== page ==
It’s making women shrink their accomplishments in order to keep people feeling comfortable. Anyone who needs to feel more powerful by making other people smaller is toxically fragile. Forcing women to tone down successes or confidence means forcing women to be smaller so they’re more palatable. If you feel inferior because of someone else's successes, that's your own insecurities coming to the surface. Don't make them shrink themselves, you should grow yourself taller. We should exclusively be glowing each other up.
It’s mansplaining, as well as ignoring women’s opinions or diminishing them. It's also interrupting women, pushing off their opinions, or mentally holding the opinion of a man in a higher regard. All of these things are related to an internal sexist belief that a man knows more than a woman, even if she’s an expert. Find me one woman who, after declaring an expertise in her field, hasn’t heard a man say “Yeah, but…” Lol once I was at a party and I was explaining an expertise I have from years of work, and a man said “yeah, but I read in an article once…” I told him to sit down, and he got himself a good lecturing. Not remotely sorry.
It’s blaming women for violent misogyny against them. “What did she think would happen going out like that?” “Did you lead him on?” Victim blaming has roots in internalized misogyny. It’s looking to the woman to make the injustice more palatable.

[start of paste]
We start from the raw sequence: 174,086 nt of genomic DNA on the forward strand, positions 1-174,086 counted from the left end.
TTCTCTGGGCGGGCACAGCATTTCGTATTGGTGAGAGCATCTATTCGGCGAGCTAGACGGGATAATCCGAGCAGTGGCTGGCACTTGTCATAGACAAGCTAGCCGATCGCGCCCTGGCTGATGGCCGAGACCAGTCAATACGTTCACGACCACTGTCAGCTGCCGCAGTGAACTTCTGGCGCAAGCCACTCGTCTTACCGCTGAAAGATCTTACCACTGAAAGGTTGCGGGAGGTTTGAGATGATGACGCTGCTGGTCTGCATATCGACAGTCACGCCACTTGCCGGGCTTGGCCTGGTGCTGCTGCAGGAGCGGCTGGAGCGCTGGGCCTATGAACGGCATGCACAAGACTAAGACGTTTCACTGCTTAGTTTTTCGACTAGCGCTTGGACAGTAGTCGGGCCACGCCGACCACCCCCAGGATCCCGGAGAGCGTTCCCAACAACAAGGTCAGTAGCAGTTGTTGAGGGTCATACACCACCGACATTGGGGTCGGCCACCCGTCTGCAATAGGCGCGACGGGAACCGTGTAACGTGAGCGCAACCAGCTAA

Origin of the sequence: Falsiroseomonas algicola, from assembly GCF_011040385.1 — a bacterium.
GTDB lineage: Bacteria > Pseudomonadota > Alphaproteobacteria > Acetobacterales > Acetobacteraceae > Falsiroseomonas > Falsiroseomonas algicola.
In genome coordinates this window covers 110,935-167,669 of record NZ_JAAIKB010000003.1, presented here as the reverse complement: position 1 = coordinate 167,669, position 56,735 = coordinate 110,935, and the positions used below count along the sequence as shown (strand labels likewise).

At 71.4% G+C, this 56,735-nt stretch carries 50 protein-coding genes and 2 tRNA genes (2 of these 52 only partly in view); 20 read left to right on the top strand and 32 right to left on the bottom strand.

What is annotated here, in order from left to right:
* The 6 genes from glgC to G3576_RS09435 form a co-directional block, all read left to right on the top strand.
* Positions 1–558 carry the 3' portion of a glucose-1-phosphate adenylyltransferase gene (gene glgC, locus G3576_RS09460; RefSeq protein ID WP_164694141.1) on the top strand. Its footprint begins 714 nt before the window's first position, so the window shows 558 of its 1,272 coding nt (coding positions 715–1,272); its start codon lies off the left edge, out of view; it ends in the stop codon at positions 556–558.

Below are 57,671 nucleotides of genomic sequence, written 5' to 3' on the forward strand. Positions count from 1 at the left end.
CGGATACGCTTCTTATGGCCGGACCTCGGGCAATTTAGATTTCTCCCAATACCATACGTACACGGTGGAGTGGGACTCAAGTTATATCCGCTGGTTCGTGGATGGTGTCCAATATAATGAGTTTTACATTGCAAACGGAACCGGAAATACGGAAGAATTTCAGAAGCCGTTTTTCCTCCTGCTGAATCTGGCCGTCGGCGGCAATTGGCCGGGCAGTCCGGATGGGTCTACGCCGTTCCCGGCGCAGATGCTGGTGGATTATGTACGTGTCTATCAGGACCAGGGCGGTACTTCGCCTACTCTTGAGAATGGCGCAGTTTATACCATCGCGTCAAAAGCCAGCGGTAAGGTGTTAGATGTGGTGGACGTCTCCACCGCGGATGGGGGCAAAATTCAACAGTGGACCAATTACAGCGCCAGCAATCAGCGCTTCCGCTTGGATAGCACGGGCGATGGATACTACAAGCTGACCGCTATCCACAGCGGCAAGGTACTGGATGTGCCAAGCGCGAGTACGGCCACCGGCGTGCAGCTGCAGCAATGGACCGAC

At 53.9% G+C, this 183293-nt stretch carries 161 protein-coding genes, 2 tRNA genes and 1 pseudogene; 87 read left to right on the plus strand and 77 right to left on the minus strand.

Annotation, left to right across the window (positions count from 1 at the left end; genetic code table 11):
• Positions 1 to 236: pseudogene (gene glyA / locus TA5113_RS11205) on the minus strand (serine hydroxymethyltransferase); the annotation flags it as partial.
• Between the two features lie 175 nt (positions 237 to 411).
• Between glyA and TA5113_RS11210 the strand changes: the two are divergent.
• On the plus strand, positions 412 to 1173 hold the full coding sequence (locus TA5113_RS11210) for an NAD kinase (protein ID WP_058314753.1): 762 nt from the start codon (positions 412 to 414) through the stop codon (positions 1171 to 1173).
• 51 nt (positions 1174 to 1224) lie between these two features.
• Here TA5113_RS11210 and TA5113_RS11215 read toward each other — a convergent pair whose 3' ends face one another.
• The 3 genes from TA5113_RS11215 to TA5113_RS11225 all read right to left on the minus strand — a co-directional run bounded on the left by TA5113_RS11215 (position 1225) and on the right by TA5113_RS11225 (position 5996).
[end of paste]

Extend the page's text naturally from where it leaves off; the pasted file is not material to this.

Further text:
It's telling women to fucking smile. If you don't smile, you're a bitch. At work, at dinner, even on the goddamn street, women are told by men to cheer up and smile. God forbid we feel anything negative. It's the war on women's emotions. If we are anything, ANYTHING, besides happy and smiling, we're hysterical, angry bitches. Oh, truly, fuck off.
There are so many examples of internalized misogyny that this newsletter could easily be turned into a fucking book. I'd love to hear from you any examples that you've experienced personally.
It is incumbent on ourselves to individually investigate the ways that we subtly, internally, subconsciously diminish women. When you catch yourself doing it, ask yourself why you are trying to tear down that woman. It’s likely a projection of your own insecurities.
Slut, bitch, ice queen, intense, prude, loud, whore, flirt, too much, cunt - these words (and many, many more) have been lobbied against me in hopes of diminishing me in different ways. And to those who have said these things to/about me in order to try and tear me down, I hope one day you look inward and discover what it was in your life that made you project these words onto me to make yourself feel better.
When women don’t fit into the neat little mould that patriarchal values benefits from, people will try to tear them down. We must all stop dismantling women and instead dismantle the systems that keep women down.